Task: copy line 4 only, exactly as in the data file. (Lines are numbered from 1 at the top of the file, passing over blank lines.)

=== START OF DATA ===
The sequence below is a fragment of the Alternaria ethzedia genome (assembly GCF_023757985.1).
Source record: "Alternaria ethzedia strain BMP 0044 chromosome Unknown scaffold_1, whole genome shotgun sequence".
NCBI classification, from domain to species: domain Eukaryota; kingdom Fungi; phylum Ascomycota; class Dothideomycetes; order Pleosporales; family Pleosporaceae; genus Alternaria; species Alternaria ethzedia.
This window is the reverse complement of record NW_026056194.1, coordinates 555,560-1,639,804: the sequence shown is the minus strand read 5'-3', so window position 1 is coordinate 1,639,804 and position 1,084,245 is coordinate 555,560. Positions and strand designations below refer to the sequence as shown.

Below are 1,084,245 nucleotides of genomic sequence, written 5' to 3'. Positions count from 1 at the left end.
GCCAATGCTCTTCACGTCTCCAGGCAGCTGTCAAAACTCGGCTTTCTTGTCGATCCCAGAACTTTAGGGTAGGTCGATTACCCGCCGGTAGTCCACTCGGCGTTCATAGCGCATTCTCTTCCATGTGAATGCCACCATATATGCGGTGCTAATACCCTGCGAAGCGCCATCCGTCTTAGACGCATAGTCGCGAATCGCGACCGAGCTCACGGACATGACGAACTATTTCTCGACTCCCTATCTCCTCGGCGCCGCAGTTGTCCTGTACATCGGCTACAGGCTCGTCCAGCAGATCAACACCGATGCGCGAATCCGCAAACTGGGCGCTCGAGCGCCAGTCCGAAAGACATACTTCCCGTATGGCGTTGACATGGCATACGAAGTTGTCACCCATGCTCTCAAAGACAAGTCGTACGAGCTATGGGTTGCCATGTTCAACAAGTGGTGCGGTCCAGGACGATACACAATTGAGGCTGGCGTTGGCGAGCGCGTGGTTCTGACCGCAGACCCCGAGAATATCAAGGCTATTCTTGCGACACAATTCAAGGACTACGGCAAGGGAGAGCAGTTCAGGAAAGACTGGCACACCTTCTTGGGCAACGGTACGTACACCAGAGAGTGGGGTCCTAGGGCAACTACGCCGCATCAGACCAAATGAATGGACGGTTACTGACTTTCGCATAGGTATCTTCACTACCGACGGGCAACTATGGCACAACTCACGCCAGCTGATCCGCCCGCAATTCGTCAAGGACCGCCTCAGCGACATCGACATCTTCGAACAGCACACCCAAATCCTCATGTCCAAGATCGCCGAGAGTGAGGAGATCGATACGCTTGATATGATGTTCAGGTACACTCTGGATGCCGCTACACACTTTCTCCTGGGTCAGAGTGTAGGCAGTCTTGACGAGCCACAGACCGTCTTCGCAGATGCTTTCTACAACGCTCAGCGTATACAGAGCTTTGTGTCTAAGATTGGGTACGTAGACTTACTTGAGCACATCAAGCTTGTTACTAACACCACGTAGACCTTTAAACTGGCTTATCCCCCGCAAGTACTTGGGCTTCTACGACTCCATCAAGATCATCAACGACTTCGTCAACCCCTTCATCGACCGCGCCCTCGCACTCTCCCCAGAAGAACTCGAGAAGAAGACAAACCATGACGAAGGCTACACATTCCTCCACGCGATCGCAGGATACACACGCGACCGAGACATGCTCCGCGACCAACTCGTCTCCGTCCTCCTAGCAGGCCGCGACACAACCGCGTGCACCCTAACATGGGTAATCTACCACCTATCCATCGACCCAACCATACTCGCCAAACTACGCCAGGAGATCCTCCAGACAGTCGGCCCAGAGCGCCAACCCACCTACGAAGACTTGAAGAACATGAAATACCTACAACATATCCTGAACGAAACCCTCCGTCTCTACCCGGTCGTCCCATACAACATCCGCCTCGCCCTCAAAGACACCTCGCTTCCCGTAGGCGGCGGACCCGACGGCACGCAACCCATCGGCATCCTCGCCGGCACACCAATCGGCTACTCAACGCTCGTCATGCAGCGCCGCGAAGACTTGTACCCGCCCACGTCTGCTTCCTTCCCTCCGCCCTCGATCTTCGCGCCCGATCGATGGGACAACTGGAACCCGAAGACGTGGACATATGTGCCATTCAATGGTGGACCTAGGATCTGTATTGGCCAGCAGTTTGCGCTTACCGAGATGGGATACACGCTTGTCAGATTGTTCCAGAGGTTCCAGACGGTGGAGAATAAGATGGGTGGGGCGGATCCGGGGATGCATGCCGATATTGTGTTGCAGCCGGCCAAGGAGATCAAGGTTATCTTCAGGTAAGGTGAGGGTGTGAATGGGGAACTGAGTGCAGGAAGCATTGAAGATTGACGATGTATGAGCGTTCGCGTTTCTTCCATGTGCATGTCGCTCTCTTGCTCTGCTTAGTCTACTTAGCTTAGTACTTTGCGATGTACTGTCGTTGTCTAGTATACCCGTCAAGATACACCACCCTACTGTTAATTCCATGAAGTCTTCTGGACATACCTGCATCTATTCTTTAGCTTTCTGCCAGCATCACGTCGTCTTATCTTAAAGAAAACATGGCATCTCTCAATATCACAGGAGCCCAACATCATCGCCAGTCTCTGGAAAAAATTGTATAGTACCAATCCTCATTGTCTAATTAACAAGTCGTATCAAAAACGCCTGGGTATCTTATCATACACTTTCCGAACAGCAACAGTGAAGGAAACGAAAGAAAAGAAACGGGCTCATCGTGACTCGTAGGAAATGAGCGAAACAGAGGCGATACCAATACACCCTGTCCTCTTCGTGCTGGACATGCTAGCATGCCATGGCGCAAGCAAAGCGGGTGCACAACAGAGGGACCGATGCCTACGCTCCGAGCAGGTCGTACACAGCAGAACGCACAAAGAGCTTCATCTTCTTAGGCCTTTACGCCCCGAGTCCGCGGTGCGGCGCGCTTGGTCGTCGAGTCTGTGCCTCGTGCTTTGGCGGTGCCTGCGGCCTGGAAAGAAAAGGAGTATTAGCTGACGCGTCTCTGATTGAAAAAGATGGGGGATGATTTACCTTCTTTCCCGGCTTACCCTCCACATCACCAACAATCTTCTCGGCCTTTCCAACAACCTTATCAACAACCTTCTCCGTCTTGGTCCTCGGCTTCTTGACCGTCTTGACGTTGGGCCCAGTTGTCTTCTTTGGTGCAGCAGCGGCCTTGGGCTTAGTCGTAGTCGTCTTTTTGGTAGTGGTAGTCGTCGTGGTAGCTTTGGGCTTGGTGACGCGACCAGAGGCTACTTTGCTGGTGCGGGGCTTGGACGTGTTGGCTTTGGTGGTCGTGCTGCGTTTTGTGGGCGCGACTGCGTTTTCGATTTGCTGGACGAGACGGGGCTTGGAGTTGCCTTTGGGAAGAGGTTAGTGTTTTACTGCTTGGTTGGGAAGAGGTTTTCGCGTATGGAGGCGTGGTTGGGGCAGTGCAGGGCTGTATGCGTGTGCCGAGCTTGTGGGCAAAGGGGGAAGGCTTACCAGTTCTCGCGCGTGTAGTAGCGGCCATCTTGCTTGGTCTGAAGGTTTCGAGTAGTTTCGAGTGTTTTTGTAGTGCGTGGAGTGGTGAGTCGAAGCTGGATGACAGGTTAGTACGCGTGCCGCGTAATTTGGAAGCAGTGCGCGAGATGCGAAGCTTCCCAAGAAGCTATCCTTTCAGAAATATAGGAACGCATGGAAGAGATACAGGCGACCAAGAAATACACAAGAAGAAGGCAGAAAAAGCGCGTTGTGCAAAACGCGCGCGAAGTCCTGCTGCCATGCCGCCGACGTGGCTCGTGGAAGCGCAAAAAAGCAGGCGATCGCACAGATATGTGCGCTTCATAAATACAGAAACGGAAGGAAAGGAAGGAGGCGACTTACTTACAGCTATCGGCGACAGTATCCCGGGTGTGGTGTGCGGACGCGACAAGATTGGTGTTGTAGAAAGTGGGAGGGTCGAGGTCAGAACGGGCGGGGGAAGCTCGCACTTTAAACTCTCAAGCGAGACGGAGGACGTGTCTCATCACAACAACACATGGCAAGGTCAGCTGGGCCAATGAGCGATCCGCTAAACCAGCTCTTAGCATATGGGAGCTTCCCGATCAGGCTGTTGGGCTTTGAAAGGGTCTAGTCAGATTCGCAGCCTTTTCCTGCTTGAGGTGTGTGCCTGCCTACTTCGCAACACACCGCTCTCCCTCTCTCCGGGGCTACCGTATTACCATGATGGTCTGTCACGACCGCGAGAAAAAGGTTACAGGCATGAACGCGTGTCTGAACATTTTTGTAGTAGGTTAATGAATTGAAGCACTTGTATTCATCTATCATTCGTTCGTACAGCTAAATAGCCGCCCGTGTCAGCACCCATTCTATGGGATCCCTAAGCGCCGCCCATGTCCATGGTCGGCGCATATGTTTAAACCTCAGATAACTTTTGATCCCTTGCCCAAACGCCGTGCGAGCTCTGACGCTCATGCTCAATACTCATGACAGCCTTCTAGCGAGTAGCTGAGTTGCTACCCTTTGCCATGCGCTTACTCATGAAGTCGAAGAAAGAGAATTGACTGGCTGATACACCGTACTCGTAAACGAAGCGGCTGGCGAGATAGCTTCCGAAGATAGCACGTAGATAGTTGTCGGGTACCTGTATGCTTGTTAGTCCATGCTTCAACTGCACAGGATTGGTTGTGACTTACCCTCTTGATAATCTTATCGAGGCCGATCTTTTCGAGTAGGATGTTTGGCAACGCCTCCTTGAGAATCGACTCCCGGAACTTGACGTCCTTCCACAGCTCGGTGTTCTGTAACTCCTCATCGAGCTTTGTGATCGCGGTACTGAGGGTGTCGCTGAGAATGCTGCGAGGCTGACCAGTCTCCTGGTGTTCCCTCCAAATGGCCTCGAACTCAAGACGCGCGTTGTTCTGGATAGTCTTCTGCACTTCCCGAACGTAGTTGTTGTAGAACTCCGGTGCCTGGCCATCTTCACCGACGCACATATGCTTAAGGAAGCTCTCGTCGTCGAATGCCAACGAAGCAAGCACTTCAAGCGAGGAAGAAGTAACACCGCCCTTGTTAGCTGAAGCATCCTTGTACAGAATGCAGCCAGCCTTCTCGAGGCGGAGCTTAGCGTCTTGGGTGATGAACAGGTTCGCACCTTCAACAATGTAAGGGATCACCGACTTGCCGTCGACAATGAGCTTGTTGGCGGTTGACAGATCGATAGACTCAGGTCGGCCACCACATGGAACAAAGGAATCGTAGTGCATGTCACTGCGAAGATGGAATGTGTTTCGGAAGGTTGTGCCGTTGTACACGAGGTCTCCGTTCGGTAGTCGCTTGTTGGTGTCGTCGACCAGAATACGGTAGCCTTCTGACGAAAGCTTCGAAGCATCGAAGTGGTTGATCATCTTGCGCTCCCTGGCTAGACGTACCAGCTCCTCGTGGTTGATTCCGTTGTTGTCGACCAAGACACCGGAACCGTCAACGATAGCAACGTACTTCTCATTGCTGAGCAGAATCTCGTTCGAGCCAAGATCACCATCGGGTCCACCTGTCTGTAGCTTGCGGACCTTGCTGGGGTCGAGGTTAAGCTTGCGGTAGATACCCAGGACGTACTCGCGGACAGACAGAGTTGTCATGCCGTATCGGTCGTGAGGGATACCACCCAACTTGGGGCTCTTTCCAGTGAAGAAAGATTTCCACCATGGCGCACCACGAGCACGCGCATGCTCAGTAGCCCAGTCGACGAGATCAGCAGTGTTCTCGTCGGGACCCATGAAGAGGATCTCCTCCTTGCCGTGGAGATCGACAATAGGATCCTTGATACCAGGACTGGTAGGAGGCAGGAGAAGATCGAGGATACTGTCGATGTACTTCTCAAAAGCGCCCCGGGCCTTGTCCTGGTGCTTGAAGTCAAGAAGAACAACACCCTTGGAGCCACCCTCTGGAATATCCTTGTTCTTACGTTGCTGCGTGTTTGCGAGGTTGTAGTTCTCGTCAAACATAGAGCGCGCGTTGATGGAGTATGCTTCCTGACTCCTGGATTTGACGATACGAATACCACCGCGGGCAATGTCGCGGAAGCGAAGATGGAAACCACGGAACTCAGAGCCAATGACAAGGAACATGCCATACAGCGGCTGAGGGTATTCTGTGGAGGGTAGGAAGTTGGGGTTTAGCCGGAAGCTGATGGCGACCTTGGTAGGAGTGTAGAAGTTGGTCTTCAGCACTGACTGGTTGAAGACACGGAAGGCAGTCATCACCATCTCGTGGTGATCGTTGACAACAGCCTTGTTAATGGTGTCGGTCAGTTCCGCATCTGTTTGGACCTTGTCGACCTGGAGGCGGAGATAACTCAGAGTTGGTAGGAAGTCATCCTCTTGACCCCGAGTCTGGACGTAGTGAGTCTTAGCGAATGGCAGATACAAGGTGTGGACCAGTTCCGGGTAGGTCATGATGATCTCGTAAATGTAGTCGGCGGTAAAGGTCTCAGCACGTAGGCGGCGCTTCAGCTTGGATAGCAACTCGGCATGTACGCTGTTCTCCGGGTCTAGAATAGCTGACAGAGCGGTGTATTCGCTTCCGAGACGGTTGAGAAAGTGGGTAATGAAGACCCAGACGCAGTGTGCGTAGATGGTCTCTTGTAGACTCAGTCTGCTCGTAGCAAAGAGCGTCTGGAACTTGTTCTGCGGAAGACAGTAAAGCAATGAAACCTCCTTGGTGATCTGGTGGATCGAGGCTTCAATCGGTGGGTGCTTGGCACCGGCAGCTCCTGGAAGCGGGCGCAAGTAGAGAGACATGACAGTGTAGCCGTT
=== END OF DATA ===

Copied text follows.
This window is the reverse complement of record NW_026056194.1, coordinates 555,560-1,639,804: the sequence shown is the minus strand read 5'-3', so window position 1 is coordinate 1,639,804 and position 1,084,245 is coordinate 555,560. Positions and strand designations below refer to the sequence as shown.